What has been the most difficult thing about travelling with children?
It’s probably the stresses and trials of actually getting to our intended destination. Let’s face it, during a nine-hour car ride, everyone is going to get a little stressed. It’s the dreaded “Are we there yet?” syndrome. Luckily we have games/activities that we do to keep things mellow. But sometimes pulling up a movie on the iPad goes a long way in keeping the kids occupied.
What has been the most rewarding part of travelling with children?
Seeing the kids communicate in Spanish with their friends, teachers, or the local people. Seeing how much they’ve learned over the seven months we’ve been here is staggering. There have been some rough moments, but the kids have worked through the problems, and these sorts of life experiences have built up their self-confidence in ways that are hard to quantify.
What is your favourite travel memory of travelling as a family?
That’s a tough one. We’ve had so many great experiences, but I would probably say our visit to El Yunque National Rain Forest in Puerto Rico. After hiking through the hot and humid rain forest, we happened upon a fantastic waterfall that we all were able to swim under. The water was cold, but it was a great place to visit.
Another family favorite was our time spent in Paris. Now the kids want to move there next.
According to your child, what is their favourite part about travel?
Anya: Meeting other people, and seeing new places.
Lars: Getting to see new places and experience people and cultures.
According to your child, what was their favourite place you have travelled as a family?
Anya: Paris! I liked speaking French. It’s fun to speak.
Lars: I liked Paris. It was cool. I liked the language and the city.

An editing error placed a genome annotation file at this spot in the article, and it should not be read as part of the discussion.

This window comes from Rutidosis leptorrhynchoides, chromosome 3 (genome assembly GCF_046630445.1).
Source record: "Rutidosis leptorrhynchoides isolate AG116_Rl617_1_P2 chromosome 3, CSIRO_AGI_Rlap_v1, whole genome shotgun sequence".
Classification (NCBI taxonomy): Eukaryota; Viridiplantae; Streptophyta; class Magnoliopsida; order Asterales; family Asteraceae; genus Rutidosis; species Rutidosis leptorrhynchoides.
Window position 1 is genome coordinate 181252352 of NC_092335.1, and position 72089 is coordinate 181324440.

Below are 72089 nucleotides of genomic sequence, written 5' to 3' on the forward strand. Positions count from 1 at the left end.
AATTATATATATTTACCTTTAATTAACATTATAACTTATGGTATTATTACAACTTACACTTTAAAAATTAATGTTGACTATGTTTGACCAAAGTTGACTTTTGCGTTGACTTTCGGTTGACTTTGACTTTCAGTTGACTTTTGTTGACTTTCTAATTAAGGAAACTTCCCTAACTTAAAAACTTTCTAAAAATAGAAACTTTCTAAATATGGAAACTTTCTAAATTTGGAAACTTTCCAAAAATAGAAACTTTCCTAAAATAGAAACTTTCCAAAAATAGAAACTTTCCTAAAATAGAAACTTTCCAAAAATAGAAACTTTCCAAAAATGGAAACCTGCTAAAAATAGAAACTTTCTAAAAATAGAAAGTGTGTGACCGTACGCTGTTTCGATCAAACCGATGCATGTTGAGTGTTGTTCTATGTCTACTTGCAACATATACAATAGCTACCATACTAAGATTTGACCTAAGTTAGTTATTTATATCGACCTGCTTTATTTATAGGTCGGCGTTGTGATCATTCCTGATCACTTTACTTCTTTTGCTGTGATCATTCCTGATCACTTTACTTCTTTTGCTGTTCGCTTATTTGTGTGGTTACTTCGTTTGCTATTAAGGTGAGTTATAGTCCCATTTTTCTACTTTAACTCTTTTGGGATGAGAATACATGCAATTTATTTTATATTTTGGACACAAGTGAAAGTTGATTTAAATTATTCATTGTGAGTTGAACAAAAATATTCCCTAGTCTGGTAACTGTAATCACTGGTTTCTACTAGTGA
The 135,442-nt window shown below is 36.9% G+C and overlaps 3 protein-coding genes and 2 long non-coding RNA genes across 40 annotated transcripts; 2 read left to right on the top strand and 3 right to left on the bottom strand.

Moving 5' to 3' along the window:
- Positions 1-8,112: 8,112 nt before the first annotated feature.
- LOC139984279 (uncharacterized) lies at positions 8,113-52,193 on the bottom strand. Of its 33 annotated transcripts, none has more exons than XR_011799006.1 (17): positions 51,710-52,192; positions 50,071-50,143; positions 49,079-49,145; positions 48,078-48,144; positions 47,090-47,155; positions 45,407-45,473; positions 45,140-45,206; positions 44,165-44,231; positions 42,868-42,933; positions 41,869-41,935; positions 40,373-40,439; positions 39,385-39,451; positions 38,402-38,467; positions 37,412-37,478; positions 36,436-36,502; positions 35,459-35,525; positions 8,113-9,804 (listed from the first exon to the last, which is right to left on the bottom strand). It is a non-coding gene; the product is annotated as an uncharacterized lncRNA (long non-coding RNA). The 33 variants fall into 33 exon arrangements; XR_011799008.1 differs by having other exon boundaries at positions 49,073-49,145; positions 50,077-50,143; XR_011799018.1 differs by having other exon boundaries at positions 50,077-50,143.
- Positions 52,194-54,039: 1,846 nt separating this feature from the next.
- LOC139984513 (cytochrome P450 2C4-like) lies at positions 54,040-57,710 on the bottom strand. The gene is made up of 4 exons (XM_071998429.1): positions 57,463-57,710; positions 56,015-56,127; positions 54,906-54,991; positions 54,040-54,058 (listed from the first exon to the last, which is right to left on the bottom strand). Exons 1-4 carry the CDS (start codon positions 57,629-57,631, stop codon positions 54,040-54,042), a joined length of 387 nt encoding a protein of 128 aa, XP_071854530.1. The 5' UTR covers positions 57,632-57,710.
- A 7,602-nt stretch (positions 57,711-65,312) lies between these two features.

According to your child, where in the world do they most want to travel to next?
Anya: I want to travel to Asia because the languages sound so different.
Lars: I’m ready to go anywhere and everywhere.
What tips would you offer parents when it comes to travel with children?
- Know your kids. It can be easy to overwhelm or stress kids out. Plus, kids will take their cues from the parents. If the parents get stressed-out, the kids can see that and act out.
- Being able to go with the flow can go a long way to dealing with those unexpected bumps in the road.
- Be open to the cultures/experiences that you encounter.
- Have your kids participate in the research and planning of the travel destinations.
Are there certain destination or holiday types you would recommend for parents travelling with children?
That’s a tough question. My recommendation would be to determine what kind of travel family they are. We did the cruise thing, and it wasn’t for us. We’ve also tried the all-inclusive type of travel, which was fun, but it wasn’t an exact fit for us for the lack of cultural exposure. Once a family determines what works, and what doesn’t, then that can be used as a great starting point for planning travel abroad.
And finally – what are you upcoming travel plans?
We are investigating traveling through Italy for six weeks during the summer. This will be a change for us, but we like to push our boundaries a bit.